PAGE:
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Roscoe L. Koontz
Roscoe L Koontz designed a pinhole gamma ray camera called the collimator, and helped to design and fabricate automatic air and water radiation activity measuring devices.
 
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Roscoe L. Koontz was born in St. Louis, Missouri in 1922. He graduated from Vashon High School in St. Louis. His college education at Stowes Teachers College was interrupted by a three-year hitch in the U.S. Army during World War II. While in the army, he received technical training through a special pre-engineering army training program at West Virginia State College. Upon discharge from the army in 1946, he returned to Tennessee State University and graduated with a Bachelor of Science in Chemistry.

Roscoe L. Koontz was among the first formally trained health physicists through his  participation in the first Atomic Energy Health Physics Fellowship Training Program, sponsored at the University of Rochester in 1948. He designed a pinhole gamma ray camera and collimator and helped to design and fabricate automatic air and water sampling equipment and radiation activity measuring devices.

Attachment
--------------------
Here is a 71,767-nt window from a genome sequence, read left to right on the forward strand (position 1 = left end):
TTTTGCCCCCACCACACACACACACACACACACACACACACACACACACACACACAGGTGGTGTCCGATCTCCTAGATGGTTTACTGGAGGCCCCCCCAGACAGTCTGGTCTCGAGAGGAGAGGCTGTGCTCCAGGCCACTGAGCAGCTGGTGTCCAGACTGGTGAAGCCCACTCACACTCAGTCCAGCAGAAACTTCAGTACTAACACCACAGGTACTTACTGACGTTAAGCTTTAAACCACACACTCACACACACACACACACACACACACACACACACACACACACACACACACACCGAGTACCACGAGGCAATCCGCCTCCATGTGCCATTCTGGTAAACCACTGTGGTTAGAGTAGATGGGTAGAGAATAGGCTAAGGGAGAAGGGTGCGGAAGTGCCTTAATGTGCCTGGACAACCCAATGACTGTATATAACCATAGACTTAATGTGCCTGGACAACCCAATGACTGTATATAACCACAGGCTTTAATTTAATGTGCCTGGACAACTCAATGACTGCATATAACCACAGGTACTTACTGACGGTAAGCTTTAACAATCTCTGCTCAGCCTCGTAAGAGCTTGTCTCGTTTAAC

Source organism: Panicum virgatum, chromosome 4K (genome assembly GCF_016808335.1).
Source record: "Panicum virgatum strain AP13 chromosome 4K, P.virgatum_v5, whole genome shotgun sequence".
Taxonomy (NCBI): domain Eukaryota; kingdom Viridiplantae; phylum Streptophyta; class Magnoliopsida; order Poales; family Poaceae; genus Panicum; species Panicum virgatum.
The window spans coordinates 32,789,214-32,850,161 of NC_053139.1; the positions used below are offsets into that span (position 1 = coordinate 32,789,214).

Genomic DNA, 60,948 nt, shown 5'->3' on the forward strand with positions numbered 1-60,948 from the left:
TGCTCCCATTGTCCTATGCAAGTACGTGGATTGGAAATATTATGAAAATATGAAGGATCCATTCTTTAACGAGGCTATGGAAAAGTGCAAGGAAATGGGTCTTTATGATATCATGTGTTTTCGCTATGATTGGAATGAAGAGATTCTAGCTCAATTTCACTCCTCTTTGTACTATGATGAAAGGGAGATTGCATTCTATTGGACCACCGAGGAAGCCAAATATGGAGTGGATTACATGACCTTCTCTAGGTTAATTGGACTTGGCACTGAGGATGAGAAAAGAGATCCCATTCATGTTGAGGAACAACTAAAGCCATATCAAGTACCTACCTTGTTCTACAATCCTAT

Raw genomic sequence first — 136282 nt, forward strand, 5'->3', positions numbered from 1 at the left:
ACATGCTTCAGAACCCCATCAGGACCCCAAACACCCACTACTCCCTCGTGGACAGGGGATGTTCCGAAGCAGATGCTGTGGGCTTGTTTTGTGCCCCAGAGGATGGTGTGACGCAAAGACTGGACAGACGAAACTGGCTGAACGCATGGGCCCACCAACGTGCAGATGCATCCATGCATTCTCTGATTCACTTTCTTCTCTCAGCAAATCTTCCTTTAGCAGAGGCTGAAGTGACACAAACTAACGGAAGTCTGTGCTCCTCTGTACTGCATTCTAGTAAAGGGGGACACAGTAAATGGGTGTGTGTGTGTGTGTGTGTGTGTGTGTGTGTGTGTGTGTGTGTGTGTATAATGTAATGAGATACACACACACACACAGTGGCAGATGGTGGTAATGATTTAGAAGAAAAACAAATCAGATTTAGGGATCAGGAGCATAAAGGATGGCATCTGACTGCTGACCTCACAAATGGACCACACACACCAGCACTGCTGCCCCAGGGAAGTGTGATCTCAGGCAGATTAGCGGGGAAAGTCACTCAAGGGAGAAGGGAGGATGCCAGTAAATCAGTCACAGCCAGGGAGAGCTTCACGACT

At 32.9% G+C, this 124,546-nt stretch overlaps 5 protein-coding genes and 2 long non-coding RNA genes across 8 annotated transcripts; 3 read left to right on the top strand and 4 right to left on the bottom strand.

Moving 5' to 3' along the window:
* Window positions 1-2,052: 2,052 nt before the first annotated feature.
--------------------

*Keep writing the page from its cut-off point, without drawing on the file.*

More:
Health physics became a recognized profession around 1942. When Roscoe L. Koontz entered the field, there were few rules and guidelines and procedures for health physicists to follow. Together with their instructors, the early students, like Koontz, originated many of today's practices, instrumentation and techniques to protect people from the hazards of ionizing radiation.

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